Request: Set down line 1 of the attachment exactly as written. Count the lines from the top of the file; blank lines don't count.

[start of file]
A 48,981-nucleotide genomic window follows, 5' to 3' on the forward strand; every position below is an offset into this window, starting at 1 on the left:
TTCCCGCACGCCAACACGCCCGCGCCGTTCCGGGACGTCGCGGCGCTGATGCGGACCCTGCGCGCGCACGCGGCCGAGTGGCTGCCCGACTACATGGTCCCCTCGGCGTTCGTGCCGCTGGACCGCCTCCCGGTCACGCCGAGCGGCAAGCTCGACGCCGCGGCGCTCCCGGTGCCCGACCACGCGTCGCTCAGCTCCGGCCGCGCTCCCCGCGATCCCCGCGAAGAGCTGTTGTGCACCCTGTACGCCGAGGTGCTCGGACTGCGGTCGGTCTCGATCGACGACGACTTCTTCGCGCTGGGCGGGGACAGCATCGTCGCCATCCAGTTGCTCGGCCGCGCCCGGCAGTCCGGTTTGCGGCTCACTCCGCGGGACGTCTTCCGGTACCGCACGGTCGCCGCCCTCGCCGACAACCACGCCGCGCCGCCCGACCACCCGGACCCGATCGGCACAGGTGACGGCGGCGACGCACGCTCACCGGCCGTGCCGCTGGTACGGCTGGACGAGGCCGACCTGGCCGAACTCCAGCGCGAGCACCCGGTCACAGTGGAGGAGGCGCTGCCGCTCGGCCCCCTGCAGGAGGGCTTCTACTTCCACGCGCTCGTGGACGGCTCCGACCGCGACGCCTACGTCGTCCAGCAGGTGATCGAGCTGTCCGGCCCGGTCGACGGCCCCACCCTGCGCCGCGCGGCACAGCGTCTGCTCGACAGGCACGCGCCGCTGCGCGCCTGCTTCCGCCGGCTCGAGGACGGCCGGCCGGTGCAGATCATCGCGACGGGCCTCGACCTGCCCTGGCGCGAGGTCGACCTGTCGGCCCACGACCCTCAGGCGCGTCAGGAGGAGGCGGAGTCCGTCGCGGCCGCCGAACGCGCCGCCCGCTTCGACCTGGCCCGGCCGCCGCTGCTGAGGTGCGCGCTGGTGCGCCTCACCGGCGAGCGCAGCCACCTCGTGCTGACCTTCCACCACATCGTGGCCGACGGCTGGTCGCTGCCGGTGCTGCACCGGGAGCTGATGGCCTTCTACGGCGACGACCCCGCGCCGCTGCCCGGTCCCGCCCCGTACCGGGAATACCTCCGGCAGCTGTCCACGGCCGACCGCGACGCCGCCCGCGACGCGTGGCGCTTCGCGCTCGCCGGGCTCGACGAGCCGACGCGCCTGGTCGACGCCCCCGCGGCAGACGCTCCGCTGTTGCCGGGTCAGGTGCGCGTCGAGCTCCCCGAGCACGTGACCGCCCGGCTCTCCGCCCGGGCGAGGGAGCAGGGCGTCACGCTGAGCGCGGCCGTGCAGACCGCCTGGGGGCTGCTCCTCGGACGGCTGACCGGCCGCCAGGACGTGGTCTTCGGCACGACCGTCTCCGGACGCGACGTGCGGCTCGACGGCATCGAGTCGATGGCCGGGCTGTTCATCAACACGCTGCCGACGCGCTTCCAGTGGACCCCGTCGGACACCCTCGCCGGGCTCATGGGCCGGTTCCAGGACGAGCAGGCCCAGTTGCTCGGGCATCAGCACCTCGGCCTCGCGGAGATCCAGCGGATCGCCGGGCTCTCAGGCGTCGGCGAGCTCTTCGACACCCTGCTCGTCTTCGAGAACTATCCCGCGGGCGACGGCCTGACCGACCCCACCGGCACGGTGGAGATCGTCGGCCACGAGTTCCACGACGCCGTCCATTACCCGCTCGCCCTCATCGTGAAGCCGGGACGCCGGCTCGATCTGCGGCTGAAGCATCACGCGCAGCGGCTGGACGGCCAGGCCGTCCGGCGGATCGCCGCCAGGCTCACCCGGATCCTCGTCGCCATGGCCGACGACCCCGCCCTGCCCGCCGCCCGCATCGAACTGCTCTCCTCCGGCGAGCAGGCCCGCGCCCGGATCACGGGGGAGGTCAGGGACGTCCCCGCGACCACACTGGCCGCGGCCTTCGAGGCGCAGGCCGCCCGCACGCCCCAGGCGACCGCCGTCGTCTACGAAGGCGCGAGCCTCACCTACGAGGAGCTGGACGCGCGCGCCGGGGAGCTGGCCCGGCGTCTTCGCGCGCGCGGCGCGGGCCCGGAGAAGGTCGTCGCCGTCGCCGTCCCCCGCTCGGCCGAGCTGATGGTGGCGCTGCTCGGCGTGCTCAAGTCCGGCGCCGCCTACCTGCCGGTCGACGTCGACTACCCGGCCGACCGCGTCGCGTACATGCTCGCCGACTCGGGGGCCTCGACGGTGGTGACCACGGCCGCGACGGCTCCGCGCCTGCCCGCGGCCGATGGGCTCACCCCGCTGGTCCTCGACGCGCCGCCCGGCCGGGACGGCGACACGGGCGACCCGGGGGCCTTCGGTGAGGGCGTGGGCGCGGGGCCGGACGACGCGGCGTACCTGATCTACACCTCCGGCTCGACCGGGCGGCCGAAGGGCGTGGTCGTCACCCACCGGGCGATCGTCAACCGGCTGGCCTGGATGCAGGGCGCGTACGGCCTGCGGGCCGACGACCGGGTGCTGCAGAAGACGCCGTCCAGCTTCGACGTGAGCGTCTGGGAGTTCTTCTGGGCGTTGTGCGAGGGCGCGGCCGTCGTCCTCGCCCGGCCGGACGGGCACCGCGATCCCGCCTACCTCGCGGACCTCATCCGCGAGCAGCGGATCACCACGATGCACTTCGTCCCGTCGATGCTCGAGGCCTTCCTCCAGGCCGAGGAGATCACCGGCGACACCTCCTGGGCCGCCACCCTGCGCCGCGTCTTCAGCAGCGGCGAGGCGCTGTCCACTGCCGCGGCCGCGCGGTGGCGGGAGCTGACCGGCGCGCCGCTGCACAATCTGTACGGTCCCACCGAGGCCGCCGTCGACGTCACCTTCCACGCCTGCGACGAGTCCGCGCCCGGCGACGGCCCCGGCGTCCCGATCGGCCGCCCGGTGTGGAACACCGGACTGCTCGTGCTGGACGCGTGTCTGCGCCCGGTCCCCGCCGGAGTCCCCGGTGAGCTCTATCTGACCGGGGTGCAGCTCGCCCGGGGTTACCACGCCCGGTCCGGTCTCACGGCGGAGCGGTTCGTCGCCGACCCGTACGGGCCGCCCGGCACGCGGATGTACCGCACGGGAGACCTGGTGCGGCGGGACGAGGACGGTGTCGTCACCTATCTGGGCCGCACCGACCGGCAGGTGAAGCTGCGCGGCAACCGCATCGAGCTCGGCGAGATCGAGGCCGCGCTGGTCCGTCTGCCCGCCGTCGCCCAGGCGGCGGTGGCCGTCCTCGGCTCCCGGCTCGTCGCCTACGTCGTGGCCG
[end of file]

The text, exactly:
A 48,981-nucleotide genomic window follows, 5' to 3' on the forward strand; every position below is an offset into this window, starting at 1 on the left: